Archive for the ‘Service Dog Tips’ Category

Canines are very smart, even though their goofy grins and tail-wagging may distract from their intelligence. Service dogs, in particular, show their intelligence by performing tasks that help people with disabilities manage their daily lives. These unique tasks include detecting a person’s blood sugar through smell, helping retrieve life-saving medication, and helping visually impaired people navigate busy streets. One essential function that a service dog can do is to be the ears for its handler who is hearing impaired. This category of service dogs is called hearing dogs. 

What Do Hearing Dogs Do? 

According to the National Institutes of Health, about 15% of adults in the U.S. have some hearing impairment. Adults 60–69 have the highest rates of hearing loss. The Better Hearing Institute states that hearing loss can affect household income, costing up to $12,000 each year. People who don’t receive treatment or adequate assistance for their hearing loss are twice as likely to be depressed than those with no hearing problems. 

The World Health Organization defines deafness as “having profound hearing loss, which implies very little or no hearing.” For people who are deaf, having a service dog provides a direct link to the world around them. Hearing dogs can alert their handlers in various situations:

Kitchen help: update its hander of the status of oven timers, coffee makers, and kettles Communication: let their handler know when telephones and doorbells ring Child care: fetch their handler when their babies’ calls or cries Dangers: alert their handler of smoke or fire alarms Street safety: make their handler aware of oncoming traffic Where Can I Get a Hearing Dog?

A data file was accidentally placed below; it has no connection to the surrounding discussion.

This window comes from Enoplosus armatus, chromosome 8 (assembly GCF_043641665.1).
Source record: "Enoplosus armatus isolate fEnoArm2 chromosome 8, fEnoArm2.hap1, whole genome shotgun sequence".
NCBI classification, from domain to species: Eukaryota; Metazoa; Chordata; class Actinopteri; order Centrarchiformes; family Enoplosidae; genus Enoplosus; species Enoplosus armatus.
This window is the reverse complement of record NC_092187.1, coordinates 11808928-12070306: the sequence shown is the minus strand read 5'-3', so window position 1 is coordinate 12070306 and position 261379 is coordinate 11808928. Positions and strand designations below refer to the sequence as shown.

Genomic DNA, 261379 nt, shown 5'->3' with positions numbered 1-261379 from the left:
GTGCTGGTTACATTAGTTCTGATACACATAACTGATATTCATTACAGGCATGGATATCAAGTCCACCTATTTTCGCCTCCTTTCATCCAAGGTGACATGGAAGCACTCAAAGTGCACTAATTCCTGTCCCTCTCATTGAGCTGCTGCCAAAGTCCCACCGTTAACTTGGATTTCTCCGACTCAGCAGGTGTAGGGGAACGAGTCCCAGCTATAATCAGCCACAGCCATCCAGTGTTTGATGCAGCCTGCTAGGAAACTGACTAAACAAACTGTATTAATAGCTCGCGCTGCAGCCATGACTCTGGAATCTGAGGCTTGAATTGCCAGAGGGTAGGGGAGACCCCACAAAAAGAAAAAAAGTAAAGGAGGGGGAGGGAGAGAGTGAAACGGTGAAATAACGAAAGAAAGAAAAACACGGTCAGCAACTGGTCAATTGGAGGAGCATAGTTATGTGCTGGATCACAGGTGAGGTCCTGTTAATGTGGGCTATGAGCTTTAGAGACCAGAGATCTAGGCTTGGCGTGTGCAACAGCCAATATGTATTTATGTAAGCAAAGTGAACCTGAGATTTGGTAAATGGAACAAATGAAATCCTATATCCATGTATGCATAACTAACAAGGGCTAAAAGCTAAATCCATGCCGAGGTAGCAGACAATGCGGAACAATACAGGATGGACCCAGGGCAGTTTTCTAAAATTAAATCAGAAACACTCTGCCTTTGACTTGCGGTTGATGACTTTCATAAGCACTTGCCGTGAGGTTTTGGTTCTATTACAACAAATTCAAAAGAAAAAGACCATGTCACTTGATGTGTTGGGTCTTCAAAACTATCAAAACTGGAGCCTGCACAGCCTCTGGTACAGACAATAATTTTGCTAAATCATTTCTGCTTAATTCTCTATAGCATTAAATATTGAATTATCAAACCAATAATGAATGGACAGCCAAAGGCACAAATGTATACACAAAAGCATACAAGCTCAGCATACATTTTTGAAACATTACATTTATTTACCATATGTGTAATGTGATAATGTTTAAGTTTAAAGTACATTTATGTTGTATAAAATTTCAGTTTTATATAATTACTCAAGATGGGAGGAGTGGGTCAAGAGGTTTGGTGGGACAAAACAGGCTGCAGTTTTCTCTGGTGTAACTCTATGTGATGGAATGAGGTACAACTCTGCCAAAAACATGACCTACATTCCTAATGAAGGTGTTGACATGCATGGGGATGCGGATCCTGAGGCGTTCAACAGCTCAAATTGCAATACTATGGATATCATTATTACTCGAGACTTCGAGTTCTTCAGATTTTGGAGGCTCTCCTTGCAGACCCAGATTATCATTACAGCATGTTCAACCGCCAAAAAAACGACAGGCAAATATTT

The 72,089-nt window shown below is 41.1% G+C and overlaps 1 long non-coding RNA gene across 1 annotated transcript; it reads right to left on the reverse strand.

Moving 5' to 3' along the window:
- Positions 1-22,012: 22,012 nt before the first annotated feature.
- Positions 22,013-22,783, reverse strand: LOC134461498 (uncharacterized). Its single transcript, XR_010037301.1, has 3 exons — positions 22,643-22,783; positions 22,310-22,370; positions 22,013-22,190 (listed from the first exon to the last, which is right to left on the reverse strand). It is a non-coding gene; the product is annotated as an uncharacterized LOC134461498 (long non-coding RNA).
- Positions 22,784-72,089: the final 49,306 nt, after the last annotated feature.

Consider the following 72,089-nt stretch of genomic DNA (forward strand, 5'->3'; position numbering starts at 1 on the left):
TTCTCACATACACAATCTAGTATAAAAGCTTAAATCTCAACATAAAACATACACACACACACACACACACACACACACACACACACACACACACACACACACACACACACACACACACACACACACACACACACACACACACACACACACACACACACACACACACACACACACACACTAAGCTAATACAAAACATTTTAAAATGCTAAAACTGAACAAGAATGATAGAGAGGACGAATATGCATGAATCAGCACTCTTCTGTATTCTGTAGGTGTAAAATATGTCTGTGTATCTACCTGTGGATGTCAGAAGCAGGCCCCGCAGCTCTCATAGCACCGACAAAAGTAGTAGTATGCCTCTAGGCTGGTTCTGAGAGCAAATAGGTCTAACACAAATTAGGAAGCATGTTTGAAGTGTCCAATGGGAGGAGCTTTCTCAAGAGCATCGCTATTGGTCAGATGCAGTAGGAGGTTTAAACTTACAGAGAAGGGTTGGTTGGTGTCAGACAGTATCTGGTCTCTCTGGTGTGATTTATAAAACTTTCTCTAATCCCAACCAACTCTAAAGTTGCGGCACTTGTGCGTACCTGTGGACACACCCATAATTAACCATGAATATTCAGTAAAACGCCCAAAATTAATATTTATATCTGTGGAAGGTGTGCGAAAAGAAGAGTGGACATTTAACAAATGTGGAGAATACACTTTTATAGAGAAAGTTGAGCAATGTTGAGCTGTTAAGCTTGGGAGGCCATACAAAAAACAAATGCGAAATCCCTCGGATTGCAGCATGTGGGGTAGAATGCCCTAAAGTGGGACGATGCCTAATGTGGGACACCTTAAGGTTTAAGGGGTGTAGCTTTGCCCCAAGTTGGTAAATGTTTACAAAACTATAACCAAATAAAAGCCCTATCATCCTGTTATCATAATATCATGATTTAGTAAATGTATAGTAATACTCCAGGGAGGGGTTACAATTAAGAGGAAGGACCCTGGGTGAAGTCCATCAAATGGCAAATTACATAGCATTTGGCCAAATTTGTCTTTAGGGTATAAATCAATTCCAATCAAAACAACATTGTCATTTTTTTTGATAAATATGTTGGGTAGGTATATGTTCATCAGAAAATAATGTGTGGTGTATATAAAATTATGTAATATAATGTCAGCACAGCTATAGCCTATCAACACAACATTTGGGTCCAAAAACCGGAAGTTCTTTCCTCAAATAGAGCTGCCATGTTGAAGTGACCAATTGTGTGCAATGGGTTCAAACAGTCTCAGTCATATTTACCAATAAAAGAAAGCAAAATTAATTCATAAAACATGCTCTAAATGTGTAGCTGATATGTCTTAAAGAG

A hearing dog may be purchased through a reputable service dog organization, or you may train the service dog on your own. Hearing dogs, like all service dogs, are an expensive investment and can cost over $20,000. The cost depends on the organization and whether an individual qualifies for a price reduction. The following are organizations that specialize in connecting trained hearing service dogs to the right homes: 


NEADS provides service dogs free of cost as the client agrees to fundraise $8,000, using the help of NEADS fundraising resources. NEADS offers service dogs for children, veterans, and the hearing impaired. 

International Hearing Dogs, Inc.

International Hearing Dogs, Inc. provides service dogs at no cost to clients. Although their dogs cost about $15,000 to house, train, and place, their fees are covered through donations.

Canine Companions for Independence 

Canine Companions for Independence provide hearing dogs free of charge for people who apply and qualify. Their dogs are Labrador and Golden Retrievers that are specially trained to be service dogs.  

The Hearing Dog Program

The Hearing Dog Program works diligently to match handlers to their ideal dog. Dogs are awarded to qualified applicants at no cost, though recipients are responsible for grooming costs and care.

How Do I Train a Hearing Dog?

Though many organizations offer hearing dogs to qualified people for free or a nominal fee, there aren’t many dogs available. You may fall on a waiting list, or you may not qualify. If you find the cost of buying a hearing dog is too high for your budget, you always have the option of training a hearing dog yourself.